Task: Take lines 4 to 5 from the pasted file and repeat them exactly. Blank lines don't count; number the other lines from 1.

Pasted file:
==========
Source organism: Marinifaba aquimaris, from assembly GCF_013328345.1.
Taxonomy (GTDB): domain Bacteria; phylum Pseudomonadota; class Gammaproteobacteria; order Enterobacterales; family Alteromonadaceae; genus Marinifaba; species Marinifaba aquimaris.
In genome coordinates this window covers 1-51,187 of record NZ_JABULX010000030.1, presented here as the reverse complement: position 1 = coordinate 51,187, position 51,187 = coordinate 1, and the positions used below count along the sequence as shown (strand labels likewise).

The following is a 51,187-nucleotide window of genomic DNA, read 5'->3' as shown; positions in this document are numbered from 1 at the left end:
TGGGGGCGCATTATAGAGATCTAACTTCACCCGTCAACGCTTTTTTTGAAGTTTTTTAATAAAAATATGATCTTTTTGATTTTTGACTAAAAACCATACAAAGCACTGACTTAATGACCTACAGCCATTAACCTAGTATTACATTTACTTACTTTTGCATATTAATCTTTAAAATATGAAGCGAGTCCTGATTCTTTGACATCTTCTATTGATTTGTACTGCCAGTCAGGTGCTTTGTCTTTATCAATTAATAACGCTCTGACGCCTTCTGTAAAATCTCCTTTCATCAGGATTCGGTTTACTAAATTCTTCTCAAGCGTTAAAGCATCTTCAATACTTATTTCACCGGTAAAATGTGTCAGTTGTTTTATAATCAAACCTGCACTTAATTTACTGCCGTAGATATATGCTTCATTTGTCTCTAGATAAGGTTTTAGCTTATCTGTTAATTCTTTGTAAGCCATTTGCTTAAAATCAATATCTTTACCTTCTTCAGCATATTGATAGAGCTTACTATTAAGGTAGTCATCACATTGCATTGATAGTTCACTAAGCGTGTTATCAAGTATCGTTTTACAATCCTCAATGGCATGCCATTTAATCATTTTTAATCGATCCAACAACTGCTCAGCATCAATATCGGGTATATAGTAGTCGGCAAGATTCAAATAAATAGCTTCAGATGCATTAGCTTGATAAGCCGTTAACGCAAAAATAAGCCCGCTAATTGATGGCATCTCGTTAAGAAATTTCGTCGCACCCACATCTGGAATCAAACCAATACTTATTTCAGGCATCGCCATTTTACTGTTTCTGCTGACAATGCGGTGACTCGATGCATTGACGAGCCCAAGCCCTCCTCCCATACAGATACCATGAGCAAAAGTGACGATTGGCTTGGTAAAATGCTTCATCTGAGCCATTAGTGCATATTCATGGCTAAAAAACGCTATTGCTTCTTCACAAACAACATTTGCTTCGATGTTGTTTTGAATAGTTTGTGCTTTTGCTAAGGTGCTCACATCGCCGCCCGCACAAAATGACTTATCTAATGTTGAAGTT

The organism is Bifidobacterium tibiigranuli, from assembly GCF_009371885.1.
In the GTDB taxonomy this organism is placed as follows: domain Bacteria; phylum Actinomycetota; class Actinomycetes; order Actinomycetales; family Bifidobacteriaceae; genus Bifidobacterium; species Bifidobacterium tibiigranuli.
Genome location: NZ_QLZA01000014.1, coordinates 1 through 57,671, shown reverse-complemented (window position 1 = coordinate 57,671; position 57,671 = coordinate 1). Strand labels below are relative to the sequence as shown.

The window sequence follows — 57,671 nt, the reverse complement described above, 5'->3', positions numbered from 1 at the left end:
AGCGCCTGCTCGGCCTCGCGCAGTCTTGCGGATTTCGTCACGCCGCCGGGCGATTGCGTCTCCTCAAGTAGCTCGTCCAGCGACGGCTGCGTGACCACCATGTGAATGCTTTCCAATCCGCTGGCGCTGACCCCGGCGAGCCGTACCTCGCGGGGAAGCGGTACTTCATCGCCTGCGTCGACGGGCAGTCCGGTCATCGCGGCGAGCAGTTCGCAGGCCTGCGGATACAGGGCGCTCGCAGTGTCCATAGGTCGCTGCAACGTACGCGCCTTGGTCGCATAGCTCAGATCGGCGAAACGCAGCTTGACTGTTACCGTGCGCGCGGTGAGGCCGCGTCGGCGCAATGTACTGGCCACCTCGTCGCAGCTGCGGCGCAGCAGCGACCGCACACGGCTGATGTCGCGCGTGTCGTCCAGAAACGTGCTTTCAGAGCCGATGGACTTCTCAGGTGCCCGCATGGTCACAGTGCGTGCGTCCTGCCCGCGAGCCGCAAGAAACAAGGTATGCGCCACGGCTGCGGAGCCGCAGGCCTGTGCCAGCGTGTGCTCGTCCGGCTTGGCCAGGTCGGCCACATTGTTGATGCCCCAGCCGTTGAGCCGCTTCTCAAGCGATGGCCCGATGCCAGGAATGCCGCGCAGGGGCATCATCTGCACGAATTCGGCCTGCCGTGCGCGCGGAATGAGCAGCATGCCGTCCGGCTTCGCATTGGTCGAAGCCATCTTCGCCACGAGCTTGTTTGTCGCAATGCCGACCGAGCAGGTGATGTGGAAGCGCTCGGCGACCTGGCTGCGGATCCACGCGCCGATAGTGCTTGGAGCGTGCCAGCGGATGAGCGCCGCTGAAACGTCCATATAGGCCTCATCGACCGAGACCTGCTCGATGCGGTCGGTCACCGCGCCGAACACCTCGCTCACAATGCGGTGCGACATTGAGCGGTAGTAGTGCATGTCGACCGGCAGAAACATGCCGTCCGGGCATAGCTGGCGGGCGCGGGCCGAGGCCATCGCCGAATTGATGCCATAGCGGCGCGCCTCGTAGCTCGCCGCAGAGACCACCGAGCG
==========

The following is a 51,187-nucleotide window of genomic DNA, read 5'->3' as shown; positions in this document are numbered from 1 at the left end:
TGGGGGCGCATTATAGAGATCTAACTTCACCCGTCAACGCTTTTTTTGAAGTTTTTTAATAAAAATATGATCTTTTTGATTTTTGACTAAAAACCATACAAAGCACTGACTTAATGACCTACAGCCATTAACCTAGTATTACATTTACTTACTTTTGCATATTAATCTTTAAAATATGAAGCGAGTCCTGATTCTTTGACATCTTCTATTGATTTGTACTGCCAGTCAGGTGCTTTGTCTTTATCAATTAATAACGCTCTGACGCCTTCTGTAAAATCTCCTTTCATCAGGATTCGGTTTACTAAATTCTTCTCAAGCGTTAAAGCATCTTCAATACTTATTTCACCGGTAAAATGTGTCAGTTGTTTTATAATCAAACCTGCACTTAATTTACTGCCGTAGATATATGCTTCATTTGTCTCTAGATAAGGTTTTAGCTTATCTGTTAATTCTTTGTAAGCCATTTGCTTAAAATCAATATCTTTACCTTCTTCAGCATATTGATAGAGCTTACTATTAAGGTAGTCATCACATTGCATTGATAGTTCACTAAGCGTGTTATCAAGTATCGTTTTACAATCCTCAATGGCATGCCATTTAATCATTTTTAATCGATCCAACAACTGCTCAGCATCAATATCGGGTATATAGTAGTCGGCAAGATTCAAATAAATAGCTTCAGATGCATTAGCTTGATAAGCCGTTAACGCAAAAATAAGCCCGCTAATTGATGGCATCTCGTTAAGAAATTTCGTCGCACCCACATCTGGAATCAAACCAATACTTATTTCAGGCATCGCCATTTTACTGTTTCTGCTGACAATGCGGTGACTCGATGCATTGACGAGCCCAAGCCCTCCTCCCATACAGATACCATGAGCAAAAGTGACGATTGGCTTGGTAAAATGCTTCATCTGAGCCATTAGTGCATATTCATGGCTAAAAAACGCTATTGCTTCTTCACAAACAACATTTGCTTCGATGTTGTTTTGAATAGTTTGTGCTTTTGCTAAGGTGCTCACATCGCCGCCCGCACAAAATGACTTATCTAATGTTGAAGTT